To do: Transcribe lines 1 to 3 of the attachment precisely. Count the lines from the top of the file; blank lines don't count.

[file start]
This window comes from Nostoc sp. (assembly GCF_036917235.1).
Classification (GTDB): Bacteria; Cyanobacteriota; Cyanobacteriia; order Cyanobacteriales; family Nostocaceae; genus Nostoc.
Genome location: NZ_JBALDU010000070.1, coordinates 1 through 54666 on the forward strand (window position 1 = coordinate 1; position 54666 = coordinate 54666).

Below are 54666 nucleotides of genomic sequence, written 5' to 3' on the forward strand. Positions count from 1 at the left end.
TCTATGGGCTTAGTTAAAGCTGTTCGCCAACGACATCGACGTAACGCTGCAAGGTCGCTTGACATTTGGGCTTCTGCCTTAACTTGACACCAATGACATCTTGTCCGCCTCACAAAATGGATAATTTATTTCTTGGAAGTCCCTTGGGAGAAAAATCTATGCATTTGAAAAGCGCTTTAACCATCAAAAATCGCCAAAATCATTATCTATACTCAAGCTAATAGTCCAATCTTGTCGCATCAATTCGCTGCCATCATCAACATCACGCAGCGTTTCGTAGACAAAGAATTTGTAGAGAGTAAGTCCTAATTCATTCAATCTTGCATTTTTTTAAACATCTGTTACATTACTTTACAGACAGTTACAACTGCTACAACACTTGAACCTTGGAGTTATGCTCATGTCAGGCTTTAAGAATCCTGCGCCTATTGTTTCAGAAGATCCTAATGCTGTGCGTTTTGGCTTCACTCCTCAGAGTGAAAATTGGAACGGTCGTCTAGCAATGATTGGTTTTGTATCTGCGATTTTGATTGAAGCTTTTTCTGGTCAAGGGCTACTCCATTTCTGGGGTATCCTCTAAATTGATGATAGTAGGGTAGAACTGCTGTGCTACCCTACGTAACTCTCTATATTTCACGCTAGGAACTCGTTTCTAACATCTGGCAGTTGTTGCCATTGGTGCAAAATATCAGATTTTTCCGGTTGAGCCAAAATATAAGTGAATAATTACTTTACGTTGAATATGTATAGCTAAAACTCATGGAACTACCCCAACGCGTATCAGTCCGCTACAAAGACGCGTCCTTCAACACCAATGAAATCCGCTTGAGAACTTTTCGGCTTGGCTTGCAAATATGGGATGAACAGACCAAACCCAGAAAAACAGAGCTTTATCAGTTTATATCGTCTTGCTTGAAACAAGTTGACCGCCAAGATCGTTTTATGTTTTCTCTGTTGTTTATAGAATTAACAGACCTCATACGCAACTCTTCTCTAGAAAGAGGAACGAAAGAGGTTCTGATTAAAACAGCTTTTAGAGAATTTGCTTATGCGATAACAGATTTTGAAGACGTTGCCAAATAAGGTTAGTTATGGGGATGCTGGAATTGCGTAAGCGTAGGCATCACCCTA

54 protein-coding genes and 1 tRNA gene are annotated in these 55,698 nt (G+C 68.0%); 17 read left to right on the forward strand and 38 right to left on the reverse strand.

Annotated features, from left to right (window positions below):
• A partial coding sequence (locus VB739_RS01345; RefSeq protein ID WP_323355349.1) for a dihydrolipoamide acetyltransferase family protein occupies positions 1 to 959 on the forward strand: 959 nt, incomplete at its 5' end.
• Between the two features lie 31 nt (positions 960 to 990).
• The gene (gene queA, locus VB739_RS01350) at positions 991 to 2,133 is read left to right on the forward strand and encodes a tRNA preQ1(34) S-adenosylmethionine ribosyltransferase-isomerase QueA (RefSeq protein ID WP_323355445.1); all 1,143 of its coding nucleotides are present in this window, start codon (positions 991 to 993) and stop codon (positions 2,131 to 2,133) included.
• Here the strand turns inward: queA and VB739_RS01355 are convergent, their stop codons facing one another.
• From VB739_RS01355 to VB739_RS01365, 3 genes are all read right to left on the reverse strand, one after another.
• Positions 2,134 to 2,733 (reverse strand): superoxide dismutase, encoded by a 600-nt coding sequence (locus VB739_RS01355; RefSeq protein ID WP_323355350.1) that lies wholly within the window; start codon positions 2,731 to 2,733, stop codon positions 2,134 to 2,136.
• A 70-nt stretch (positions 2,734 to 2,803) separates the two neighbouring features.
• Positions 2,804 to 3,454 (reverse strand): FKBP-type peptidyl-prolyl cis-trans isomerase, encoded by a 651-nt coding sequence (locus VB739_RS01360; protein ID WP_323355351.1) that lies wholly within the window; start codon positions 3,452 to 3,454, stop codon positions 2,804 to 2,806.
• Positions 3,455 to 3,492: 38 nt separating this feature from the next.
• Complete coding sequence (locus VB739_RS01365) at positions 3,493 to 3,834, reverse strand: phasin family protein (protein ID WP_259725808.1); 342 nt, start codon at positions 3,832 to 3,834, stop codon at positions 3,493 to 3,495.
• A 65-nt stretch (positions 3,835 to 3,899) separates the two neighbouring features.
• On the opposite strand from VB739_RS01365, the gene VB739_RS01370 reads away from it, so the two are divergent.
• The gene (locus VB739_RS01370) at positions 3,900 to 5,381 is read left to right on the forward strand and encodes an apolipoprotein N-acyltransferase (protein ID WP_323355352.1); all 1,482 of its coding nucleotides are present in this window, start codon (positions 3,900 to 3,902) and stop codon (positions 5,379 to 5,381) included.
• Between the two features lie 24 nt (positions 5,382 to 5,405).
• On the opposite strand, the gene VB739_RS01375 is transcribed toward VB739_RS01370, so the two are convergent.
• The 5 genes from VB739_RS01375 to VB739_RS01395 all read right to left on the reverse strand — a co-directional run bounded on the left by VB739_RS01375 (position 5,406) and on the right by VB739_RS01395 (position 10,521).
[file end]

This window comes from Nostoc sp. (assembly GCF_036917235.1).
Classification (GTDB): Bacteria; Cyanobacteriota; Cyanobacteriia; order Cyanobacteriales; family Nostocaceae; genus Nostoc.
Genome location: NZ_JBALDU010000070.1, coordinates 1 through 54666 on the forward strand (window position 1 = coordinate 1; position 54666 = coordinate 54666).